Using Color & Contract to Help Dementia Patients


(Photo above: The dining room (left image) is an example of low contrast – similarly toned carpet, furniture, and walls – and can be difficult to navigate for people with dementia. The stairs (right image) show high contrast and can reduce falls. Graphic above: The color wheel, based on color therapy research, shows how people may feel when exposed to each color | Color wheel and Photos Courtesy of Pinnacle Architecture)

An estimated 76,000 Oregonians currently suffer from dementia*. Their symptoms, such as forgetfulness and altered thinking, interfere with daily functioning. Whether aging in place or living in a community, using color and contrast in your environment can assist those with dementia navigate life safely.

When to Use High Contrast?
Use high contrast to draw attention to important things or hazardous items. For example, a brightly patterned chair in front of a neutral wall is easier to identify. On the hand, a patterned chair that sits in front of a patterned wall or curtains may be difficult to determine. From a safety perspective, you can increase visibility and reduce falls on stairs by using high contrast colors between each step. Look around your home or senior living community, do these essential items have high contrast for easy visibility?

• Doorways and door handles
• Switches and sockets
• Railings and handrails
• Toilet seats

When to Apply Low Contrast?
Low contrast is defined as a narrow range of tones, almost blending. Flooring is a key area to consider for those with dementia since they have difficulties processing information quickly. A patterned carpet can confuse the eye and look like steps or even holes. Shiny flooring may look unsafe. Having visually consistent flooring, even between different floor types like carpet and vinyl, helps navigate through a building. For example, beige carpet and a similar toned beige tile.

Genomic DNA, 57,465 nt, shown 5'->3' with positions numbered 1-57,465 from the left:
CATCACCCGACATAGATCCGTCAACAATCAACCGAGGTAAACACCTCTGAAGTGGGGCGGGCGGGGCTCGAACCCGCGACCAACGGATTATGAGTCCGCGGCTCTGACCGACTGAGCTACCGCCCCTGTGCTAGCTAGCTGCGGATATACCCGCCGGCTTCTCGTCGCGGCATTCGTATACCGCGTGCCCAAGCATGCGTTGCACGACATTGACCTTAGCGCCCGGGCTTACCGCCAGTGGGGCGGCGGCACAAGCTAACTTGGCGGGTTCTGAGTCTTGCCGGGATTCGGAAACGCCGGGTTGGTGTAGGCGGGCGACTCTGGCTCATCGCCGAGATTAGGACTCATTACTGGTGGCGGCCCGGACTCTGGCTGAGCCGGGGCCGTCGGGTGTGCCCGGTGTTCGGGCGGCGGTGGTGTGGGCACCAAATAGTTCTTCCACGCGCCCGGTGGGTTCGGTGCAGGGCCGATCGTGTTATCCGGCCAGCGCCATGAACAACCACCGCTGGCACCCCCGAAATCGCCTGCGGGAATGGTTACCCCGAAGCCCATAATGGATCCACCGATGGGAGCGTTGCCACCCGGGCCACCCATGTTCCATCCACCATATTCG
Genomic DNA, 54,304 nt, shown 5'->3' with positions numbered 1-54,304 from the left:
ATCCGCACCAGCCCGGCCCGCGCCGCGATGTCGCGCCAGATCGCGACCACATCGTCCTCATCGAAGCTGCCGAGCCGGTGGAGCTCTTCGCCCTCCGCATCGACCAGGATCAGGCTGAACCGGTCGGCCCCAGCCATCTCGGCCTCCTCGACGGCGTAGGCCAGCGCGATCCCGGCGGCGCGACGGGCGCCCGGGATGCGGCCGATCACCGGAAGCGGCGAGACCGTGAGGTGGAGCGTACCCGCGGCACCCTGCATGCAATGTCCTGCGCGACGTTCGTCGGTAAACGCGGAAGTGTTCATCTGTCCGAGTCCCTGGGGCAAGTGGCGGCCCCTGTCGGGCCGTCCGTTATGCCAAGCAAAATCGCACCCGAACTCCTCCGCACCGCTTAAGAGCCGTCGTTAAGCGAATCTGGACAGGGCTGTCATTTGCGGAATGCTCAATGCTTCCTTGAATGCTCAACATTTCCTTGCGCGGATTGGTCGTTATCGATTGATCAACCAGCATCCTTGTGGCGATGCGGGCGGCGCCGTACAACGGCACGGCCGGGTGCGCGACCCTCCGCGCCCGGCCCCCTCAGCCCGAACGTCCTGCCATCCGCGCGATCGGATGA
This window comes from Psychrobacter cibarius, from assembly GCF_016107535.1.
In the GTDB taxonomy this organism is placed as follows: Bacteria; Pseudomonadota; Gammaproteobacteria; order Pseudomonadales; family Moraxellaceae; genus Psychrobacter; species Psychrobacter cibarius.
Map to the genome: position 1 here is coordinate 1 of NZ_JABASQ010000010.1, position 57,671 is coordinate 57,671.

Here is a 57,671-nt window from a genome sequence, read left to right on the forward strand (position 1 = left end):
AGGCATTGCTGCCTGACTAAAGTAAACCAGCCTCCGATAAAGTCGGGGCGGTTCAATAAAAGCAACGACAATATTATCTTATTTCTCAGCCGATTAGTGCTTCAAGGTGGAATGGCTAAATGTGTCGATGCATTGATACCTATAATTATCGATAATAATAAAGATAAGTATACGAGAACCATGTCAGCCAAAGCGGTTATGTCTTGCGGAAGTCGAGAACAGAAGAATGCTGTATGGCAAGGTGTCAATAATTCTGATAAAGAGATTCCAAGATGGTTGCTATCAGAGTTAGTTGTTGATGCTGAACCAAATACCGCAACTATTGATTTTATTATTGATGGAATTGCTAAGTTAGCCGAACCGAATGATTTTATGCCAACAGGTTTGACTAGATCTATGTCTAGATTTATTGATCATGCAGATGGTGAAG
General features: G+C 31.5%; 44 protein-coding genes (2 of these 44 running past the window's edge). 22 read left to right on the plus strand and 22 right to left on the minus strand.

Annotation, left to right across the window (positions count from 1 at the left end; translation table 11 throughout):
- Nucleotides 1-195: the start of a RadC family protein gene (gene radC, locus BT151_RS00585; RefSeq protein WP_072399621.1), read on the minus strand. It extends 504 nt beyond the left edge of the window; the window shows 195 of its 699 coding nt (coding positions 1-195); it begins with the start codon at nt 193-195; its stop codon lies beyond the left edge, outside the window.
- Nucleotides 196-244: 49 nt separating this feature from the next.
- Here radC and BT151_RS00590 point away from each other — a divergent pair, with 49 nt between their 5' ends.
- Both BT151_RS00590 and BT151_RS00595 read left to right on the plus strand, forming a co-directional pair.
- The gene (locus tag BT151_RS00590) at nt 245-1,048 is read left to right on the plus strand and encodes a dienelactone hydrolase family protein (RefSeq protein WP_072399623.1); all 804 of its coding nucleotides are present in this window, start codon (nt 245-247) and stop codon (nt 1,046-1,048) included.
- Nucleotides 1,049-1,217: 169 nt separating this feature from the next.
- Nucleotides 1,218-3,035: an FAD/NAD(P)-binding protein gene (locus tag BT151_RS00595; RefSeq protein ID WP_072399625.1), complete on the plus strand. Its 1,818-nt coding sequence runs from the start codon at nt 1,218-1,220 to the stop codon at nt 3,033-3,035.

For dementia patients in a memory care community, simplicity is key. Low contrast can also be used to disguise areas like staff rooms or storage cabinets you don’t want your residents to access by blending the color with the surrounding space (e.g., white walls and white cabinets).

What Colors to Choose?
Research on how different colors can influence mood, perception and even physical sensations is continually evolving. For example, green and blue are calming while red is stimulating. The most important thing when choosing colors for your home or community is to view samples under the same light as they’ll be located. Different lighting can have a huge effect on how the colors appear. Also, keep in mind that colors appear more yellow to seniors due to the natural yellowing of the eye as we age.
By using the right colors and contrast in your home or community, you can create a calming and safe environment for those who have dementia.

*Statistic provided by Oregon Department of Human Services, Oregon.Gov
Briana Manfrass is an interior designer with Pinnacle Architecture. She earned an Evidence Based Design Accreditation and Certification (EDAC) from The Center for Health Design whose mission is to transform healthcare environments through design research, education and advocacy. She’s successfully applied her knowledge to a variety of project types from healthcare to senior living facilities including her most recent project Lakeview Gardens, a unique assisted living community in Lakeview, Oregon. She was recently a presenter at conferences: Leading Age in Redmond and Environments for Aging in Austin, Texas. or 541-388-9897.


About Author

Briana is an Evidence-Based Design certified professional and Managing Principal at Pinnacle Architecture. She bases decisions about the built environment on credible research to achieve the best possible outcomes. With more than 17 years of experience designing healthcare environments, she thrives on working with her clients to explore unique design ideas and integrate proven design solutions.

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